How drones could be game-changer in Somalia’s fight against al-Shabab
A former member of U.S. military intelligence is helping fight one of the deadliest terror groups in Africa. He is also a pioneer in the U.S. military’s use of drones and is now using that expertise to help Somalia in its fight against the Al-Qaeda-linked terror group al-Shabab.
The threat of unpredictable violence is ever-present in Somalia. Al-Shabab’s reach is vast and it is one of the most organized and dangerous of Africa’s militant groups, reports CBS News correspondent Debora Patta.
Al-Shabab no longer controls the crumbling city of Mogadishu, but has still been able to wreak havoc with its relentless bombing campaigns. Their weapon of choice has been the vehicle bomb, like the one used with devastating effect on October 14 killing over 500 people in the capital.
CBS News has been told repeatedly that al-Shabab has eyes and ears everywhere. The group’s members blend easily into local communities, and a seemingly quiet road may not look very menacing but can turn nasty in an instant.
Former U.S. military intelligence officer Brett Velicovich wants to change that. He has donated commercial drones to the Somali police force and is training them to use the technology to combat al-Shabab.
“When they go into different areas to clear parts that are under Shabab control, they will actually fly those drones low and in front of them to look out for roadside bombs,” Velicovich said.
Another al-Shabab tactic is to plant one bomb then, as first responders arrive, detonate another, killing everyone who rushed to help.
“The investigators will actually go out and they’ll fly our drones and they’ll make sure that the area is safe for first responders to come into,” Velicovich said.
Somali intelligence has told us that al-Shabaab continues to practice its bomb-making skills over and over until they get it right.
Al-Shabab footage shows how they test one of their bombs on an African peacekeeping convoy. Drone technology could help thwart attacks like these.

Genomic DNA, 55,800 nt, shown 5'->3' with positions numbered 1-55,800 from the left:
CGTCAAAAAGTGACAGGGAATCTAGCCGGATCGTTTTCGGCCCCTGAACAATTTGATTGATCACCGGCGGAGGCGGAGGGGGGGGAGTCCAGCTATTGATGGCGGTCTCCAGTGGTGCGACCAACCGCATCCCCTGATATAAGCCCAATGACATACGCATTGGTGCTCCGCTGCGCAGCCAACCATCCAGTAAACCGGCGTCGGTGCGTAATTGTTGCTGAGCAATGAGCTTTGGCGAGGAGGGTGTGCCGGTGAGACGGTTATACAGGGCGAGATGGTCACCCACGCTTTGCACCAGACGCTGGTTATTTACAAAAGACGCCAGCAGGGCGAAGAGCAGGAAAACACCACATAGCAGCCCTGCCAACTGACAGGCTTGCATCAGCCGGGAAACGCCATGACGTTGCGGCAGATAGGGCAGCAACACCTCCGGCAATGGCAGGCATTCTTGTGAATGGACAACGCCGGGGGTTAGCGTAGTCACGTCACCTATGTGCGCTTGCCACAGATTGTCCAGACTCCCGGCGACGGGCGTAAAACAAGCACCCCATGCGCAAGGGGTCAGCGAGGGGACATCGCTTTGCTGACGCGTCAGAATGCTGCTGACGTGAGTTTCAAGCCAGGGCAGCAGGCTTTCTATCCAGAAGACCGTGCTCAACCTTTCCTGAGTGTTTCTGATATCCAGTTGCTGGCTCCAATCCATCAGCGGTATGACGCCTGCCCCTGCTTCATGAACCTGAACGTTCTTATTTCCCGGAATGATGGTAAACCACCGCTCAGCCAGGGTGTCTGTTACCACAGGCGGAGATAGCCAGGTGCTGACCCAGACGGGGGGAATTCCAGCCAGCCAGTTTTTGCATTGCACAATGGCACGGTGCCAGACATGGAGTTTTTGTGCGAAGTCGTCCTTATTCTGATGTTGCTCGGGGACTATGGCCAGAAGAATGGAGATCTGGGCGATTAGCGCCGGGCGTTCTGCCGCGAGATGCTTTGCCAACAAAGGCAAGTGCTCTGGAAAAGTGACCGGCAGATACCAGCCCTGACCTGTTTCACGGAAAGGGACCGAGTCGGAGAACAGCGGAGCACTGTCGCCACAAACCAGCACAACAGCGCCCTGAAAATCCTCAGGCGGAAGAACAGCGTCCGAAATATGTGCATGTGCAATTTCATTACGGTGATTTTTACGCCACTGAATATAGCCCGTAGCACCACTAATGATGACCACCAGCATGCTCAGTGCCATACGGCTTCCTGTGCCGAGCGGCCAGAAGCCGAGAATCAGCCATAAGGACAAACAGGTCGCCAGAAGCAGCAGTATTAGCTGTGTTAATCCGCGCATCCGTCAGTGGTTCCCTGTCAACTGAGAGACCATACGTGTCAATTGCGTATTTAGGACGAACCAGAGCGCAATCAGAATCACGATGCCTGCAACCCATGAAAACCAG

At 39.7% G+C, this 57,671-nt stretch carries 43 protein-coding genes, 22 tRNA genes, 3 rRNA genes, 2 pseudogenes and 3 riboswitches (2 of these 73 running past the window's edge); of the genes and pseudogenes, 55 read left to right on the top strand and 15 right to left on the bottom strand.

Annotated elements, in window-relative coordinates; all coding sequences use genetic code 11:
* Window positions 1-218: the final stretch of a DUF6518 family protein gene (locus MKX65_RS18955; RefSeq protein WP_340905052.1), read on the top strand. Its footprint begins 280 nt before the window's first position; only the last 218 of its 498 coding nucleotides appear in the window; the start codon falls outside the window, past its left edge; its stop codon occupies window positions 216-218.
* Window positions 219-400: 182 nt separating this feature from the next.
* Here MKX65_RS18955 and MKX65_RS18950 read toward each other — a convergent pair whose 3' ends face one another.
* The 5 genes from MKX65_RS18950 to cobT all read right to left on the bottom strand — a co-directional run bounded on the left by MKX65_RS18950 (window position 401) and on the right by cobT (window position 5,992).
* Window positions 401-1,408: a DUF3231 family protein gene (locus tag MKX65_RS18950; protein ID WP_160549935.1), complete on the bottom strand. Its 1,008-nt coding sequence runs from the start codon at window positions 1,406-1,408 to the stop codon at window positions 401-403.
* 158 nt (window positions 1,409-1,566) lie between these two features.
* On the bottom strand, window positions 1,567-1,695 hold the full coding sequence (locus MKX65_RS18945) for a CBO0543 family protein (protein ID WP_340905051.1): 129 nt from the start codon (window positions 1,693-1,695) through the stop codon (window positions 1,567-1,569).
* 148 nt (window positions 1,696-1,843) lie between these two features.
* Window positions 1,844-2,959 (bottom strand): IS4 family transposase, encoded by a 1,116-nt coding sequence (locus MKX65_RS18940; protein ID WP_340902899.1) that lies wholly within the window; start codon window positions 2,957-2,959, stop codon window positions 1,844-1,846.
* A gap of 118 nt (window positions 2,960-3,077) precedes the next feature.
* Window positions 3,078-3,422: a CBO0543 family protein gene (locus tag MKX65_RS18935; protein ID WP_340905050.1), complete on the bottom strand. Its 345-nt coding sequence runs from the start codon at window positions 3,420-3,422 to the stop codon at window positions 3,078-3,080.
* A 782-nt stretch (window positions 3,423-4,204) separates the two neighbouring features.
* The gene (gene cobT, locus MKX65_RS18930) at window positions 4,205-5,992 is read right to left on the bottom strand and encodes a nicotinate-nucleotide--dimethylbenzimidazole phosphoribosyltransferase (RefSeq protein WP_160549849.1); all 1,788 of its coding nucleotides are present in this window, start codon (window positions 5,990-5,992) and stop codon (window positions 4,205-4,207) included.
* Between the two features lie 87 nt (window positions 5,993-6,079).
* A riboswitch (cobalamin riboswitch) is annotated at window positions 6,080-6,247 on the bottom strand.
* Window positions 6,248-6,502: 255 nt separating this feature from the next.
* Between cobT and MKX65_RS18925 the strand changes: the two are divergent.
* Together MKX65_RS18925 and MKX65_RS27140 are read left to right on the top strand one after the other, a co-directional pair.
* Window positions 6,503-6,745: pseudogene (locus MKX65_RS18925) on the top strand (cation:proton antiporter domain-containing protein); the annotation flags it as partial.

“It significantly alters the way they can do counter-terrorism work?” Patta asked.
“Exactly. I mean, imagine walking into a situation where you don’t know if the people in the house or the compound have weapons or if they have explosives, but if you could see from the air what you are about to walk into, that changes the game,” Velicovich said.
Al-Shabab’s bombs are increasingly more complex and more powerful. Simple drone technology could provide a much needed boost for the over-worked, under-resourced Somali counter-terrorism units.
Uganda begins Somalia troop withdrawal
Uganda’s military says it has begun the withdrawal of 281 troops serving in the African Union peacekeeping mission in Somalia.
The move announced on Wednesday is part of a UN plan that will see African Union (AU) soldiers’ numbers reduced by 1,000 by the end of this year.
At the moment there are more than 20,000 soldiers serving in the AU mission (Amisom).
Uganda, which first sent troops to the country in 2007, is the biggest contributor with more than 6,000 soldiers in the force.
Kenya, Burundi, Djibouti and Ethiopia are also expected to reduce their numbers by 31 December.
Pulling out 1,000 soldiers will not be immediately significant but it shows the international backers of Amisom want to see a handover of security to Somali soldiers and police.
African countries have been praised for bringing increased stability to Somalia but there is frustration about corruption among their forces and the failure to secure an adequate victory.
Efforts to develop Somalia’s national army are gaining ground.
The US has already increased its troop numbers in the country to more than 500 and stepped up airstrikes – boosting its co-operation with the Somali military.
But defeating the militant Islamist Al-Shabaab group will not be easy.
A massive bomb attack blamed on the al-Qaeda-affiliated militants killed more than 500 people in the capital, Mogadishu, two months ago – the deadliest in its campaign against various UN-backed governments.